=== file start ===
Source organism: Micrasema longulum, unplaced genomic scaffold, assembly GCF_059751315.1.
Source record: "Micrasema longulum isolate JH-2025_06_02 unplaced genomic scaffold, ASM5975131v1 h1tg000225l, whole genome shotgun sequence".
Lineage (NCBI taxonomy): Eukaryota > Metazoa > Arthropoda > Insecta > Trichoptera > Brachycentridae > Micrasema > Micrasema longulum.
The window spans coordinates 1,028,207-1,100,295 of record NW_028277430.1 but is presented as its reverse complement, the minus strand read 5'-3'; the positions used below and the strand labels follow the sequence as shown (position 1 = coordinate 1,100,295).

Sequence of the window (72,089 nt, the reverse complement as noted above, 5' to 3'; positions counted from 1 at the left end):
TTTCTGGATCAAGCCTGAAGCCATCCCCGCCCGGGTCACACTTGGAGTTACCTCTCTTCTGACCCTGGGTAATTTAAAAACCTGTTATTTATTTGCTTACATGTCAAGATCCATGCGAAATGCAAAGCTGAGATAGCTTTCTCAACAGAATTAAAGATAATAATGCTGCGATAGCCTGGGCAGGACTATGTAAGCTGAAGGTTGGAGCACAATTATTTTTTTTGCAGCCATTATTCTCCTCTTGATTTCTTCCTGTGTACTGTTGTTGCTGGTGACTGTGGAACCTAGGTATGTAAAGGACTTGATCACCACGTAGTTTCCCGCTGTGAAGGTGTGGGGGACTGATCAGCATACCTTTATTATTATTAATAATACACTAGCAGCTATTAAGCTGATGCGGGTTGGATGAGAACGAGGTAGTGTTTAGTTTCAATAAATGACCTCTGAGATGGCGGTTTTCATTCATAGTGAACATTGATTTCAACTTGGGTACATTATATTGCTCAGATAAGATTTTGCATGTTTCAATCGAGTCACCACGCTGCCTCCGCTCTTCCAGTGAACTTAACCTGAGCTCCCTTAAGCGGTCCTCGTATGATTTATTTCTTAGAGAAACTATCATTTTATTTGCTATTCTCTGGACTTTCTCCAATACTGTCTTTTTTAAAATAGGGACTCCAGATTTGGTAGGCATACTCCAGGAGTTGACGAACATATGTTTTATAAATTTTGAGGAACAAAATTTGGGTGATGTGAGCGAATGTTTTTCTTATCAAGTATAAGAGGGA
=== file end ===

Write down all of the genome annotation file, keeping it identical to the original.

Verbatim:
Source organism: Micrasema longulum, unplaced genomic scaffold, assembly GCF_059751315.1.
Source record: "Micrasema longulum isolate JH-2025_06_02 unplaced genomic scaffold, ASM5975131v1 h1tg000225l, whole genome shotgun sequence".
Lineage (NCBI taxonomy): Eukaryota > Metazoa > Arthropoda > Insecta > Trichoptera > Brachycentridae > Micrasema > Micrasema longulum.
The window spans coordinates 1,028,207-1,100,295 of record NW_028277430.1 but is presented as its reverse complement, the minus strand read 5'-3'; the positions used below and the strand labels follow the sequence as shown (position 1 = coordinate 1,100,295).

Sequence of the window (72,089 nt, the reverse complement as noted above, 5' to 3'; positions counted from 1 at the left end):
TTTCTGGATCAAGCCTGAAGCCATCCCCGCCCGGGTCACACTTGGAGTTACCTCTCTTCTGACCCTGGGTAATTTAAAAACCTGTTATTTATTTGCTTACATGTCAAGATCCATGCGAAATGCAAAGCTGAGATAGCTTTCTCAACAGAATTAAAGATAATAATGCTGCGATAGCCTGGGCAGGACTATGTAAGCTGAAGGTTGGAGCACAATTATTTTTTTTGCAGCCATTATTCTCCTCTTGATTTCTTCCTGTGTACTGTTGTTGCTGGTGACTGTGGAACCTAGGTATGTAAAGGACTTGATCACCACGTAGTTTCCCGCTGTGAAGGTGTGGGGGACTGATCAGCATACCTTTATTATTATTAATAATACACTAGCAGCTATTAAGCTGATGCGGGTTGGATGAGAACGAGGTAGTGTTTAGTTTCAATAAATGACCTCTGAGATGGCGGTTTTCATTCATAGTGAACATTGATTTCAACTTGGGTACATTATATTGCTCAGATAAGATTTTGCATGTTTCAATCGAGTCACCACGCTGCCTCCGCTCTTCCAGTGAACTTAACCTGAGCTCCCTTAAGCGGTCCTCGTATGATTTATTTCTTAGAGAAACTATCATTTTATTTGCTATTCTCTGGACTTTCTCCAATACTGTCTTTTTTAAAATAGGGACTCCAGATTTGGTAGGCATACTCCAGGAGTTGACGAACATATGTTTTATAAATTTTGAGGAACAAAATTTGGGTGATGTGAGCGAATGTTTTTCTTATCAAGTATAAGAGGGA